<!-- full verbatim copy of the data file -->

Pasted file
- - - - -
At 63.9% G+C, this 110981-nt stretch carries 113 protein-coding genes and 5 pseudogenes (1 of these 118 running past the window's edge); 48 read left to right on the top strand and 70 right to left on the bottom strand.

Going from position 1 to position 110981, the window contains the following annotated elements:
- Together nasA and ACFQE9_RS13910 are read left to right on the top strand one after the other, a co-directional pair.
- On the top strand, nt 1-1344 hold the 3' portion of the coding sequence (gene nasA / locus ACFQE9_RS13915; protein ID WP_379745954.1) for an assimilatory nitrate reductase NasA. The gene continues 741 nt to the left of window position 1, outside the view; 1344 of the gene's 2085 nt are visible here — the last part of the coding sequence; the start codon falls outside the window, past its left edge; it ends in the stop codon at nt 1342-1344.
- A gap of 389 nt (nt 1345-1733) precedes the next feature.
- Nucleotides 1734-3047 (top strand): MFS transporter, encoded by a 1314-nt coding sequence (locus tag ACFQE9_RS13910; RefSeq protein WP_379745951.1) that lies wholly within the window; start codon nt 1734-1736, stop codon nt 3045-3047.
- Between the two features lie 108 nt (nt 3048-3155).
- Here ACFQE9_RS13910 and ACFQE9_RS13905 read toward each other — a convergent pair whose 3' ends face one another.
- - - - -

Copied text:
At 63.9% G+C, this 110981-nt stretch carries 113 protein-coding genes and 5 pseudogenes (1 of these 118 running past the window's edge); 48 read left to right on the top strand and 70 right to left on the bottom strand.

Going from position 1 to position 110981, the window contains the following annotated elements:
- Together nasA and ACFQE9_RS13910 are read left to right on the top strand one after the other, a co-directional pair.
- On the top strand, nt 1-1344 hold the 3' portion of the coding sequence (gene nasA / locus ACFQE9_RS13915; protein ID WP_379745954.1) for an assimilatory nitrate reductase NasA. The gene continues 741 nt to the left of window position 1, outside the view; 1344 of the gene's 2085 nt are visible here — the last part of the coding sequence; the start codon falls outside the window, past its left edge; it ends in the stop codon at nt 1342-1344.
- A gap of 389 nt (nt 1345-1733) precedes the next feature.
- Nucleotides 1734-3047 (top strand): MFS transporter, encoded by a 1314-nt coding sequence (locus tag ACFQE9_RS13910; RefSeq protein WP_379745951.1) that lies wholly within the window; start codon nt 1734-1736, stop codon nt 3045-3047.
- Between the two features lie 108 nt (nt 3048-3155).
- Here ACFQE9_RS13910 and ACFQE9_RS13905 read toward each other — a convergent pair whose 3' ends face one another.